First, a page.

Community Research and Development Information Service - CORDIS

Smart bone implants

European scientists joined forces to generate novel implants for biomedical applications. Through innovative approaches, they fabricated a series of scaffolds that support cell growth and differentiation.
Smart bone implants
The rise in ageing population coupled with a global increase in number of accidents highlight the need for orthopaedic implants. To treat bone fractures or repair damaged tissue efficiently and improve post-implantation recovery at reduced operational costs, novel approaches for implant fabrication are required.

The EU-funded PLASMANANOSMART (Plasma- and electron beam-assisted nanofabrication of two-dimensional (2D) substrates and three-dimensional (3D) scaffolds with artificial cell-instructive niches for vascular and bone implants) project set out to investigate novel routes for the preparation of functional 2D-substrates or 3D-scaffolds. The idea was to utilise these scaffolds to construct artificial niches for cell growth that are suitable for cardiovascular and bone implants.

Researchers used poly-3-hydroxybutirate, polycaprolactone and poly-3-hydroxybutirate-co-hydroxyvalerate as the starting material and metallic alloys alongside a hydroxyapatite (HA) coating. Different scaffolds of varying structure, morphology, stoichiometry and thickness were generated with nanostructured coatings. The internal structure of the scaffolds was visualised using X-rays, which allowed scientists to establish the suitable composition for biodegradation and corrosion resistance. X-rays proved to be a powerful analytical tool for determining the size and spatial distribution of nanoparticles with high resolution.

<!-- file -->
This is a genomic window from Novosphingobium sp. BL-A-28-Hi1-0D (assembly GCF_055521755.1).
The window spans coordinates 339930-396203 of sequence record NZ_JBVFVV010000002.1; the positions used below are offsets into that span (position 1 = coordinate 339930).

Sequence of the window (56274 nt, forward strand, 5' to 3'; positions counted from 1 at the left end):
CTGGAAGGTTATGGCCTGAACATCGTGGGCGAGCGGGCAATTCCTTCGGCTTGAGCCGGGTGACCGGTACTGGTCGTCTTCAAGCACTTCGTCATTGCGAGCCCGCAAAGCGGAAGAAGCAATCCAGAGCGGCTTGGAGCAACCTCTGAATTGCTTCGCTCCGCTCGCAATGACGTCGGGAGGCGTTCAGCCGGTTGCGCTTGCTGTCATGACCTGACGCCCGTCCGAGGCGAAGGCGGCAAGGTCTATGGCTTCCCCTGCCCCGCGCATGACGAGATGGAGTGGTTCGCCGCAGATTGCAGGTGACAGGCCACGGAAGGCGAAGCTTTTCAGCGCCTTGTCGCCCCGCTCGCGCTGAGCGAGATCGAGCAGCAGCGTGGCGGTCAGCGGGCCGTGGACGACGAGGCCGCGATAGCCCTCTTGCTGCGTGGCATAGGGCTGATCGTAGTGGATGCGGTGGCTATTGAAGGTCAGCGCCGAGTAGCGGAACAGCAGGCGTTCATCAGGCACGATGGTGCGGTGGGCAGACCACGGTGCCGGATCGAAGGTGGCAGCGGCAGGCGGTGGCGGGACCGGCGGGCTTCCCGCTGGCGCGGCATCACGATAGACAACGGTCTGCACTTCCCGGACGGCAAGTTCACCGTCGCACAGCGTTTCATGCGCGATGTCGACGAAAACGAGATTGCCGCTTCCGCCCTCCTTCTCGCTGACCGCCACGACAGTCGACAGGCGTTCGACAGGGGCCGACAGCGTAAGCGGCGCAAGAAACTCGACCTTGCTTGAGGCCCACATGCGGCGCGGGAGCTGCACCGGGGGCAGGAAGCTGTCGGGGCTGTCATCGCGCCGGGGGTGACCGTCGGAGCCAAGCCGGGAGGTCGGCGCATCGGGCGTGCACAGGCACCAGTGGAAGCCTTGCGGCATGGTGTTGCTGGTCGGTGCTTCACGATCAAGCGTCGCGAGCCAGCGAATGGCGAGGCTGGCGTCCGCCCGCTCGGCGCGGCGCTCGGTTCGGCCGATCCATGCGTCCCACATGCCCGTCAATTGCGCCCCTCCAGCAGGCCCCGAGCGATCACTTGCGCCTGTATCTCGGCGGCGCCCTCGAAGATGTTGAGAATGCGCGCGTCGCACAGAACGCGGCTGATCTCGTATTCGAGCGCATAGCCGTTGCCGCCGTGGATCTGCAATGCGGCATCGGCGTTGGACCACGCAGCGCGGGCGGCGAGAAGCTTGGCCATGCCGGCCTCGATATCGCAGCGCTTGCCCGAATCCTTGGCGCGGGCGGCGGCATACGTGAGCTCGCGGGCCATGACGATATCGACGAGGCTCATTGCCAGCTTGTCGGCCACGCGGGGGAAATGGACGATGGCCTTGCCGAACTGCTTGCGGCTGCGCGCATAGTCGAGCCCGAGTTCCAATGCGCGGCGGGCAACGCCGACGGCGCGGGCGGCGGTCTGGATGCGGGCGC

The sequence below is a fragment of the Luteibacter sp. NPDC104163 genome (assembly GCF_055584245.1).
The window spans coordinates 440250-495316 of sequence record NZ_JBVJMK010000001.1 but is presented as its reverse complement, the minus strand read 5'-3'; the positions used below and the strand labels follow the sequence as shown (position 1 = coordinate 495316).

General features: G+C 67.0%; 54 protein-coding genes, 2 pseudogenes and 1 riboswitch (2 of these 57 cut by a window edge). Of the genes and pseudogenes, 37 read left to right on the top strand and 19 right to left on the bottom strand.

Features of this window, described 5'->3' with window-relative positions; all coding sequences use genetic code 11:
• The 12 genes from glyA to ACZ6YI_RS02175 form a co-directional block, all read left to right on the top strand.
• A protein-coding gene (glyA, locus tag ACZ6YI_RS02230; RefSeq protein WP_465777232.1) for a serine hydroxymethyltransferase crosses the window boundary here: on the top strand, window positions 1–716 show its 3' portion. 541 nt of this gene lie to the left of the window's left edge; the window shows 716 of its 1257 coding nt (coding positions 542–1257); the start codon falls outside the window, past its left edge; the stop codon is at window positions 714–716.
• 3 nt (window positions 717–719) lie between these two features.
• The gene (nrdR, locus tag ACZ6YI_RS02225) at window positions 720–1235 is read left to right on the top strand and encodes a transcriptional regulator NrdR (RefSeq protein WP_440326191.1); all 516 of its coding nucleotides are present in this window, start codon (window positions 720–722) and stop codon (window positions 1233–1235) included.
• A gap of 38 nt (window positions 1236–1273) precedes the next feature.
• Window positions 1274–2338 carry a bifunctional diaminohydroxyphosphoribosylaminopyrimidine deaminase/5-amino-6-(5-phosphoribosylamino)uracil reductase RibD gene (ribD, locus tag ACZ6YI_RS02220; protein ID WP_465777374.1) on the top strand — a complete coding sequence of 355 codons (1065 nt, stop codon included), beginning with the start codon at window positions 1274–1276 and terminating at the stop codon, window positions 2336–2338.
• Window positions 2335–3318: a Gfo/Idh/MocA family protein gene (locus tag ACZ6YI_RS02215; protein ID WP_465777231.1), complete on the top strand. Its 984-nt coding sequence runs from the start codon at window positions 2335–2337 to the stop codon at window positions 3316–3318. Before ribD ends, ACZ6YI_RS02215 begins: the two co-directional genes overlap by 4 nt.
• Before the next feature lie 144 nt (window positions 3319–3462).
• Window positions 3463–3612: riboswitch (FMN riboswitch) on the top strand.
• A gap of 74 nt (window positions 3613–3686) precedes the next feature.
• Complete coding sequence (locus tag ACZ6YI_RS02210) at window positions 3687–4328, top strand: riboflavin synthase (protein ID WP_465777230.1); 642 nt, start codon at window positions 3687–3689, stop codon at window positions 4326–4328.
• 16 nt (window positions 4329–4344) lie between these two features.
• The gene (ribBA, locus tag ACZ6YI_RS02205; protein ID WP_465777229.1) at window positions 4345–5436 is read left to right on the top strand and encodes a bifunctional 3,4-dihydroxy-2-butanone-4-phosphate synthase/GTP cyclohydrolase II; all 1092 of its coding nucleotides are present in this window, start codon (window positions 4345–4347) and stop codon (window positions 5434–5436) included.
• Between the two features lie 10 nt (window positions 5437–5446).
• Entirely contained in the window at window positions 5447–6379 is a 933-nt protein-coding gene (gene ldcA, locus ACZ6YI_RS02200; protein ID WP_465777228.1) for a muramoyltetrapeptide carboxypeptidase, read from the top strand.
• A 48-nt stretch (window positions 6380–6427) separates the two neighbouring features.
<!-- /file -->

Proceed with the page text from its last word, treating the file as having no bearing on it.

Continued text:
The calcium phosphate coating facilitated cell adhesion, proliferation and differentiation very efficiently. Composites containing HA-based nanoparticles enriched with inorganic particles exhibited improved mechanical and biological properties.

Scientists, with the aid of light and electron microscopy, studied the morphology and growth of cells on 2D tissue culture substrates as well as in more physiological 3D environments. To mimic the latter and study the interaction of cells with the scaffold material, they used closed system bioreactors with a continuous introduction of ingredients and removal of metabolism products.

The results of the study were communicated to the general public with particular focus on the importance of biomaterials on improving everyday life. Implementation of the generated scaffolds to construct bone implants will replace bioinert and bioactive materials, and open the way for the exploitation of artificial niches that support cell growth and differentiation.

Related information


Bone implant, scaffold, PLASMANANOSMART, hydroxyapatite coating, nanoparticle
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